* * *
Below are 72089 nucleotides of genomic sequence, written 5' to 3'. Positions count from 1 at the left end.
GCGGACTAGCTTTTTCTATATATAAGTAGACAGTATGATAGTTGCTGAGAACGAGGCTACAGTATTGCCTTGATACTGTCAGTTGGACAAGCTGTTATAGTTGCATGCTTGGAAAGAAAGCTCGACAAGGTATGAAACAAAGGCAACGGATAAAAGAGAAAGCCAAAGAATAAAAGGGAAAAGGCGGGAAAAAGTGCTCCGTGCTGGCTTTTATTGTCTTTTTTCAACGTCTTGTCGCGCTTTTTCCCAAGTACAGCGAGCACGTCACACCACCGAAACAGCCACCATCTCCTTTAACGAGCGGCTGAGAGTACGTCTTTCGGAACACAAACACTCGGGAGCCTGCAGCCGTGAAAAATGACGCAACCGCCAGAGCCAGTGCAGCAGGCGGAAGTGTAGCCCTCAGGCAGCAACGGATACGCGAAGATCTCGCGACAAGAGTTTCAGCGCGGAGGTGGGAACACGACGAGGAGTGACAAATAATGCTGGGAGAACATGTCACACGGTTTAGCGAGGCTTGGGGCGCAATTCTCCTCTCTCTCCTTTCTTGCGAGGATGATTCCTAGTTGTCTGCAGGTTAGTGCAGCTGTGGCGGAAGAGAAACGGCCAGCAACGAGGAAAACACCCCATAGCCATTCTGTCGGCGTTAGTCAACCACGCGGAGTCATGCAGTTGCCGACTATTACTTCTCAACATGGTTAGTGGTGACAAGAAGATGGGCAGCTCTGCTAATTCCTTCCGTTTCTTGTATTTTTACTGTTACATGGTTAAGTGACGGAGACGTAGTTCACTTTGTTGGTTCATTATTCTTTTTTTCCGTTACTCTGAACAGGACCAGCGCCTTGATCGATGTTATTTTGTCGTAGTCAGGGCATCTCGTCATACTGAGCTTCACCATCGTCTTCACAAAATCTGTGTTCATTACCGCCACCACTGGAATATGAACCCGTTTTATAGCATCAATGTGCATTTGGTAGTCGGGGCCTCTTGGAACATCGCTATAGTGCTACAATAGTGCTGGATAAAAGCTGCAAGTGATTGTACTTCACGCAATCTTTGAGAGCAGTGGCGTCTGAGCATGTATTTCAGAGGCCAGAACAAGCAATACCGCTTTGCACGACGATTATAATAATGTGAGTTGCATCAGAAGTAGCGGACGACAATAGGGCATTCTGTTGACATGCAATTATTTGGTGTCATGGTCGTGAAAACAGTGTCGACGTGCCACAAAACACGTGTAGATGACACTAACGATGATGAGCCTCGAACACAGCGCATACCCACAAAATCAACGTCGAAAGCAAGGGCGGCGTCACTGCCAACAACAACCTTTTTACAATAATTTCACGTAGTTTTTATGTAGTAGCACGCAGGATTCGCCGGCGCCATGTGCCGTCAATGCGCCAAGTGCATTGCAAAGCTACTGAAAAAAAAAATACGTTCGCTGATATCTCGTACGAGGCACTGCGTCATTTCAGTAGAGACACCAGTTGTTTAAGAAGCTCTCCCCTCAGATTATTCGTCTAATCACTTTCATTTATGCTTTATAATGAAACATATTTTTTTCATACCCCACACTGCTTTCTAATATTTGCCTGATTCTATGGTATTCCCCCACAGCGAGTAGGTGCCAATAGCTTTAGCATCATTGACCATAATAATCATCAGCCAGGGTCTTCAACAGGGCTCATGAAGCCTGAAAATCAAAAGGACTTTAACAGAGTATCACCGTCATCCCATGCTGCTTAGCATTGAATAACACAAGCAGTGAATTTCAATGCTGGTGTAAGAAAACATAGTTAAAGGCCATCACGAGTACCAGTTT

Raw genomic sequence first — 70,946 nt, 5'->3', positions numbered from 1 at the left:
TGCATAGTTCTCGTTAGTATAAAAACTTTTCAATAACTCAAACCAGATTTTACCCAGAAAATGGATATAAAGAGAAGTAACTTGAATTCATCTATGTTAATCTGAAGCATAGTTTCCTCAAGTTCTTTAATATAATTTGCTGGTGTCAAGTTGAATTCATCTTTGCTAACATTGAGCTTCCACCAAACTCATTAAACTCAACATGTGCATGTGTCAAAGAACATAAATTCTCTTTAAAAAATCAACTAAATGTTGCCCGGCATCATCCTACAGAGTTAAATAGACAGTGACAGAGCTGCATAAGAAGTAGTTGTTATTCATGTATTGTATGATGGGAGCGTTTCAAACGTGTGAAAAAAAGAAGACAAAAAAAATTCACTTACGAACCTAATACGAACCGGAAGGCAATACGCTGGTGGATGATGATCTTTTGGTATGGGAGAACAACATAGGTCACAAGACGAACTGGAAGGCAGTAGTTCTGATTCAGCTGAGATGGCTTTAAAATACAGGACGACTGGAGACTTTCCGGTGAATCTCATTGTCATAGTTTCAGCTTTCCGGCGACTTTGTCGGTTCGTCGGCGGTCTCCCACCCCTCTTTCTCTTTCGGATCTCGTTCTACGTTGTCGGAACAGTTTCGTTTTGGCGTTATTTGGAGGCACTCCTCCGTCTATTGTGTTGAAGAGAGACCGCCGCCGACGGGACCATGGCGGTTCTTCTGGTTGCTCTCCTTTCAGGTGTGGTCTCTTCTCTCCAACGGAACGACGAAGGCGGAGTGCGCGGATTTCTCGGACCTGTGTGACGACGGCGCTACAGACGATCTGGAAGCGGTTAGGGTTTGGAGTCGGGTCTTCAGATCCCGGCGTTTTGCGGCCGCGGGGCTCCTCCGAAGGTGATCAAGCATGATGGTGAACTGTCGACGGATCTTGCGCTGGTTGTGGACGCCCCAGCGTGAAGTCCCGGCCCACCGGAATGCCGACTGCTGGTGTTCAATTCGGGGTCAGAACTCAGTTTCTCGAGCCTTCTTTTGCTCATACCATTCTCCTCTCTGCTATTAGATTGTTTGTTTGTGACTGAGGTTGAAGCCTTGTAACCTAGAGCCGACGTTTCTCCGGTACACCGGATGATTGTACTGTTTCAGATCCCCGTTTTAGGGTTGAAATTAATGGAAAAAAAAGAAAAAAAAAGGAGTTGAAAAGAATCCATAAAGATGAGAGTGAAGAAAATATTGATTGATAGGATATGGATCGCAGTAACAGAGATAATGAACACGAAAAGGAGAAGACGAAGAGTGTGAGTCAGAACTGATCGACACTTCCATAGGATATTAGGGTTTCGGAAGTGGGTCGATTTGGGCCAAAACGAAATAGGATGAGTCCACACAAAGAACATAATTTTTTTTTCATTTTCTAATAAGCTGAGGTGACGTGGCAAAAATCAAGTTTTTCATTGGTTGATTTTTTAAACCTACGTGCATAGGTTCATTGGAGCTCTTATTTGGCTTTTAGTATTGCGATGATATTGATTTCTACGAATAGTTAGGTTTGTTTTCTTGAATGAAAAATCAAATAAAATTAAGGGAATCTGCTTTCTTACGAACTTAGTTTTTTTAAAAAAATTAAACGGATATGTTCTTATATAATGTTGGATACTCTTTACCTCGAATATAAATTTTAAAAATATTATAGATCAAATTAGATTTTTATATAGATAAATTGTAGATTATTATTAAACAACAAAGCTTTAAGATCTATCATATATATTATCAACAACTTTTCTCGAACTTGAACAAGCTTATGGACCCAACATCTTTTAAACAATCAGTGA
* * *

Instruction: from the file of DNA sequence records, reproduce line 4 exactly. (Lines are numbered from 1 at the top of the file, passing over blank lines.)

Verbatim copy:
TGCATAGTTCTCGTTAGTATAAAAACTTTTCAATAACTCAAACCAGATTTTACCCAGAAAATGGATATAAAGAGAAGTAACTTGAATTCATCTATGTTAATCTGAAGCATAGTTTCCTCAAGTTCTTTAATATAATTTGCTGGTGTCAAGTTGAATTCATCTTTGCTAACATTGAGCTTCCACCAAACTCATTAAACTCAACATGTGCATGTGTCAAAGAACATAAATTCTCTTTAAAAAATCAACTAAATGTTGCCCGGCATCATCCTACAGAGTTAAATAGACAGTGACAGAGCTGCATAAGAAGTAGTTGTTATTCATGTATTGTATGATGGGAGCGTTTCAAACGTGTGAAAAAAAGAAGACAAAAAAAATTCACTTACGAACCTAATACGAACCGGAAGGCAATACGCTGGTGGATGATGATCTTTTGGTATGGGAGAACAACATAGGTCACAAGACGAACTGGAAGGCAGTAGTTCTGATTCAGCTGAGATGGCTTTAAAATACAGGACGACTGGAGACTTTCCGGTGAATCTCATTGTCATAGTTTCAGCTTTCCGGCGACTTTGTCGGTTCGTCGGCGGTCTCCCACCCCTCTTTCTCTTTCGGATCTCGTTCTACGTTGTCGGAACAGTTTCGTTTTGGCGTTATTTGGAGGCACTCCTCCGTCTATTGTGTTGAAGAGAGACCGCCGCCGACGGGACCATGGCGGTTCTTCTGGTTGCTCTCCTTTCAGGTGTGGTCTCTTCTCTCCAACGGAACGACGAAGGCGGAGTGCGCGGATTTCTCGGACCTGTGTGACGACGGCGCTACAGACGATCTGGAAGCGGTTAGGGTTTGGAGTCGGGTCTTCAGATCCCGGCGTTTTGCGGCCGCGGGGCTCCTCCGAAGGTGATCAAGCATGATGGTGAACTGTCGACGGATCTTGCGCTGGTTGTGGACGCCCCAGCGTGAAGTCCCGGCCCACCGGAATGCCGACTGCTGGTGTTCAATTCGGGGTCAGAACTCAGTTTCTCGAGCCTTCTTTTGCTCATACCATTCTCCTCTCTGCTATTAGATTGTTTGTTTGTGACTGAGGTTGAAGCCTTGTAACCTAGAGCCGACGTTTCTCCGGTACACCGGATGATTGTACTGTTTCAGATCCCCGTTTTAGGGTTGAAATTAATGGAAAAAAAAGAAAAAAAAAGGAGTTGAAAAGAATCCATAAAGATGAGAGTGAAGAAAATATTGATTGATAGGATATGGATCGCAGTAACAGAGATAATGAACACGAAAAGGAGAAGACGAAGAGTGTGAGTCAGAACTGATCGACACTTCCATAGGATATTAGGGTTTCGGAAGTGGGTCGATTTGGGCCAAAACGAAATAGGATGAGTCCACACAAAGAACATAATTTTTTTTTCATTTTCTAATAAGCTGAGGTGACGTGGCAAAAATCAAGTTTTTCATTGGTTGATTTTTTAAACCTACGTGCATAGGTTCATTGGAGCTCTTATTTGGCTTTTAGTATTGCGATGATATTGATTTCTACGAATAGTTAGGTTTGTTTTCTTGAATGAAAAATCAAATAAAATTAAGGGAATCTGCTTTCTTACGAACTTAGTTTTTTTAAAAAAATTAAACGGATATGTTCTTATATAATGTTGGATACTCTTTACCTCGAATATAAATTTTAAAAATATTATAGATCAAATTAGATTTTTATATAGATAAATTGTAGATTATTATTAAACAACAAAGCTTTAAGATCTATCATATATATTATCAACAACTTTTCTCGAACTTGAACAAGCTTATGGACCCAACATCTTTTAAACAATCAGTGA